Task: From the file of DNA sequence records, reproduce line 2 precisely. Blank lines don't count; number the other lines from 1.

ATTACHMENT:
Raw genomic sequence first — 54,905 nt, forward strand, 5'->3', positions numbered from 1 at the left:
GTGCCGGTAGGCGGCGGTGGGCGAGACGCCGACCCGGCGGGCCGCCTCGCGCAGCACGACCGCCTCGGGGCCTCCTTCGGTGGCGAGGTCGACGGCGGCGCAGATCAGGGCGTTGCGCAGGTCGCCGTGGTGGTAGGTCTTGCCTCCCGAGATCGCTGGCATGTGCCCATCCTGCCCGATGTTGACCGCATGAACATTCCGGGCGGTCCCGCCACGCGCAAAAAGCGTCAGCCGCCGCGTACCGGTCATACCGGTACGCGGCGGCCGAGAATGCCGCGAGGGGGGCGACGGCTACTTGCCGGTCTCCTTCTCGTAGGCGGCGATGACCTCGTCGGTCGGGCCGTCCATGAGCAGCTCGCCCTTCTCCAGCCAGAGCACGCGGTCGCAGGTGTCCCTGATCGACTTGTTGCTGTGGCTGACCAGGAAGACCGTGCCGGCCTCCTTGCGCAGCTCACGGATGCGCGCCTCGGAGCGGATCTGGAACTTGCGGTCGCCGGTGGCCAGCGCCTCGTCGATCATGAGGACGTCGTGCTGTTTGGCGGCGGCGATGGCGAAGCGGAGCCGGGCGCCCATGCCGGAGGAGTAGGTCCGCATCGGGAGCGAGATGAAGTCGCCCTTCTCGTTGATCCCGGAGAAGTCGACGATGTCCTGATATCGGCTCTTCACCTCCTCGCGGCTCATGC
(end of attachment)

GTGCCGGTAGGCGGCGGTGGGCGAGACGCCGACCCGGCGGGCCGCCTCGCGCAGCACGACCGCCTCGGGGCCTCCTTCGGTGGCGAGGTCGACGGCGGCGCAGATCAGGGCGTTGCGCAGGTCGCCGTGGTGGTAGGTCTTGCCTCCCGAGATCGCTGGCATGTGCCCATCCTGCCCGATGTTGACCGCATGAACATTCCGGGCGGTCCCGCCACGCGCAAAAAGCGTCAGCCGCCGCGTACCGGTCATACCGGTACGCGGCGGCCGAGAATGCCGCGAGGGGGGCGACGGCTACTTGCCGGTCTCCTTCTCGTAGGCGGCGATGACCTCGTCGGTCGGGCCGTCCATGAGCAGCTCGCCCTTCTCCAGCCAGAGCACGCGGTCGCAGGTGTCCCTGATCGACTTGTTGCTGTGGCTGACCAGGAAGACCGTGCCGGCCTCCTTGCGCAGCTCACGGATGCGCGCCTCGGAGCGGATCTGGAACTTGCGGTCGCCGGTGGCCAGCGCCTCGTCGATCATGAGGACGTCGTGCTGTTTGGCGGCGGCGATGGCGAAGCGGAGCCGGGCGCCCATGCCGGAGGAGTAGGTCCGCATCGGGAGCGAGATGAAGTCGCCCTTCTCGTTGATCCCGGAGAAGTCGACGATGTCCTGATATCGGCTCTTCACCTCCTCGCGGCTCATGC